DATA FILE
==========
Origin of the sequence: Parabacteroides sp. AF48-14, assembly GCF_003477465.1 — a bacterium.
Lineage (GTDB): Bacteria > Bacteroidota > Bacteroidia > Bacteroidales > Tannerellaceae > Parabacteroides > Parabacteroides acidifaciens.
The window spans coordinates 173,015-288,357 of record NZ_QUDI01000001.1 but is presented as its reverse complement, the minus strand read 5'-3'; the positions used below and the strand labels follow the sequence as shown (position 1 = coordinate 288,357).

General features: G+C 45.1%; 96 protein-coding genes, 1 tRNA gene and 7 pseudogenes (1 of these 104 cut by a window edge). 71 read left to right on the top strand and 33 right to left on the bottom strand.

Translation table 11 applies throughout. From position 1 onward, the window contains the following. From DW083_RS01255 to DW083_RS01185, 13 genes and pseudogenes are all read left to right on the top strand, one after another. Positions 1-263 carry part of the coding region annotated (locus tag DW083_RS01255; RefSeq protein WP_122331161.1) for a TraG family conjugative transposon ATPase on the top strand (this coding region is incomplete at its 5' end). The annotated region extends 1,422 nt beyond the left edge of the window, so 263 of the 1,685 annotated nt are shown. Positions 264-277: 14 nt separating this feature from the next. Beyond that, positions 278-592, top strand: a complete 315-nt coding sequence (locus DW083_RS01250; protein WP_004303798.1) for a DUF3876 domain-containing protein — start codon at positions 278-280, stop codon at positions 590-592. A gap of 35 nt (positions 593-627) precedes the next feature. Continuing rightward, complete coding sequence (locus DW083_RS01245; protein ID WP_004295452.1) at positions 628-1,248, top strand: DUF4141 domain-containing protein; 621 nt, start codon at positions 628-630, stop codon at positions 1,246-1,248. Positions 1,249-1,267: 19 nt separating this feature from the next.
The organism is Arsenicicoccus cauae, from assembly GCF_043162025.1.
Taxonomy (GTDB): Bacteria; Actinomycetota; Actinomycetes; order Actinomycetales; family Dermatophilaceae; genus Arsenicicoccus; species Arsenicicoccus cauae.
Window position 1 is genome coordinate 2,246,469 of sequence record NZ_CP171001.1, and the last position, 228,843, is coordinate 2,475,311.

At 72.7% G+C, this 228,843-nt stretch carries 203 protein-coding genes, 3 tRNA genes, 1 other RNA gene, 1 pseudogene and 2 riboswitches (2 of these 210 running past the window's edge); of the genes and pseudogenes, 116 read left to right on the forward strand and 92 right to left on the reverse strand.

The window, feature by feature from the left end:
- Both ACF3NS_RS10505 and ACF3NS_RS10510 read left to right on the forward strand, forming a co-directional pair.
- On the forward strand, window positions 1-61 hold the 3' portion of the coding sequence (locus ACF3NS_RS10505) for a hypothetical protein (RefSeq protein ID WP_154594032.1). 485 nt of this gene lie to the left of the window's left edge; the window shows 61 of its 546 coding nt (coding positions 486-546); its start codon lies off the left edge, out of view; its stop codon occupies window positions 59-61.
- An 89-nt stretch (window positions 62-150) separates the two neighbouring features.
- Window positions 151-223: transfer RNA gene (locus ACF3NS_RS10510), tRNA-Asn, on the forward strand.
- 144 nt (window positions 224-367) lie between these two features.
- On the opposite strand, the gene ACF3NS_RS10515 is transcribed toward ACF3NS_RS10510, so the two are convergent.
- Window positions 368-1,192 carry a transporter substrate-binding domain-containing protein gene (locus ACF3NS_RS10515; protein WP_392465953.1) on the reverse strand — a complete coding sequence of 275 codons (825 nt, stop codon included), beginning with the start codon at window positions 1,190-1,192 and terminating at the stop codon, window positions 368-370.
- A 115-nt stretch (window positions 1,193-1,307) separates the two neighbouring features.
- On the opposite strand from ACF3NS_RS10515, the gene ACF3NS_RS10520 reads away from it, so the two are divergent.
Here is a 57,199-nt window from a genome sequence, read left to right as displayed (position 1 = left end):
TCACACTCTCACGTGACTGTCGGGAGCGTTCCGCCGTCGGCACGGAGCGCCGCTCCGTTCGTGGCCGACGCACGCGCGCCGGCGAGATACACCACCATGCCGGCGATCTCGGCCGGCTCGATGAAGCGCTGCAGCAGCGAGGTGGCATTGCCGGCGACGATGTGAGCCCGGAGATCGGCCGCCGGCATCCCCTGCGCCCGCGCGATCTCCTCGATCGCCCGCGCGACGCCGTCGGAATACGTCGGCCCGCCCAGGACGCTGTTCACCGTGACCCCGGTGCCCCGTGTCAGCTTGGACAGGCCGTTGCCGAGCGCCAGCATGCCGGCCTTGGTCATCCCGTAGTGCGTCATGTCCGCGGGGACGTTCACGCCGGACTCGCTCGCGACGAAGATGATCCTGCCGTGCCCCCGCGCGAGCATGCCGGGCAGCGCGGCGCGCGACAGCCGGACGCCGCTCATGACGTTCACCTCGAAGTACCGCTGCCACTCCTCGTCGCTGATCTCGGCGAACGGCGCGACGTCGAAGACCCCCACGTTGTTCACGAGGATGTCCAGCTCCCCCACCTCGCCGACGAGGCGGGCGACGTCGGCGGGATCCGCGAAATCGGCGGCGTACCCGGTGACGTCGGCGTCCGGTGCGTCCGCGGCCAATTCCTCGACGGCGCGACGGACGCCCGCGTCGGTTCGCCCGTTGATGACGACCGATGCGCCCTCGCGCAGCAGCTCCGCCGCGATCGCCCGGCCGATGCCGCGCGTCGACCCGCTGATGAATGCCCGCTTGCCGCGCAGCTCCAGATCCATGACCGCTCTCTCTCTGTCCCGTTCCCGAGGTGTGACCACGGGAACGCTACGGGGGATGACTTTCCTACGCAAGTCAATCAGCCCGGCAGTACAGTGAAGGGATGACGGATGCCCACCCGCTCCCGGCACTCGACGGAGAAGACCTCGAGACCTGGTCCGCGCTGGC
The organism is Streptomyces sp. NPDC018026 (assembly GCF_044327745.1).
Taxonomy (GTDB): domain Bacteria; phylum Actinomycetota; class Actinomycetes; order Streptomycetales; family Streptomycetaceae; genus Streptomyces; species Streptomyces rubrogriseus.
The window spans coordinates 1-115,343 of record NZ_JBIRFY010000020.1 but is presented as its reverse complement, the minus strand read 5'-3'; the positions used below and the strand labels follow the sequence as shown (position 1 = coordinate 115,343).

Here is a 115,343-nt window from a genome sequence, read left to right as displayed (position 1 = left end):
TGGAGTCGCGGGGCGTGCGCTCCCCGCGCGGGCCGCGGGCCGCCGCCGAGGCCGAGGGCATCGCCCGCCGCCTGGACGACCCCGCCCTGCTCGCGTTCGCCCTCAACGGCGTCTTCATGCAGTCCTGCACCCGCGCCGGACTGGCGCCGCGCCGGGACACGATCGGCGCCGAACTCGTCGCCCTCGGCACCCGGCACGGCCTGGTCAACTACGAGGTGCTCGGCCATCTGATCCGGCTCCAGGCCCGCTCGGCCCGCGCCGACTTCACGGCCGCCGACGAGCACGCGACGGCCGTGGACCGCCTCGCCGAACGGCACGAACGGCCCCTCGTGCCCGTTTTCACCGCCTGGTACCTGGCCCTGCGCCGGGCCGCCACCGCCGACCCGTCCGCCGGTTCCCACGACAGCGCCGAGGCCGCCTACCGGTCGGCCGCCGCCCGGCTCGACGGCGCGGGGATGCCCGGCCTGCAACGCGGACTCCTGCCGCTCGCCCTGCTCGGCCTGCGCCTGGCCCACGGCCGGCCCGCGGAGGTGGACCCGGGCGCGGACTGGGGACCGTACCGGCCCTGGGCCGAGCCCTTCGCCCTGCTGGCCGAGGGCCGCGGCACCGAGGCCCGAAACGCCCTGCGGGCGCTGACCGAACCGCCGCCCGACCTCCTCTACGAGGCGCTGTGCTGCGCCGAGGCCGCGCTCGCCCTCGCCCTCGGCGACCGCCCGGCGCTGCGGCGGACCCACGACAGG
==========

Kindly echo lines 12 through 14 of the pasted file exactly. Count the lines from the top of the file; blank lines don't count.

- On the forward strand, window positions 1-61 hold the 3' portion of the coding sequence (locus ACF3NS_RS10505) for a hypothetical protein (RefSeq protein ID WP_154594032.1). 485 nt of this gene lie to the left of the window's left edge; the window shows 61 of its 546 coding nt (coding positions 486-546); its start codon lies off the left edge, out of view; its stop codon occupies window positions 59-61.
- An 89-nt stretch (window positions 62-150) separates the two neighbouring features.
- Window positions 151-223: transfer RNA gene (locus ACF3NS_RS10510), tRNA-Asn, on the forward strand.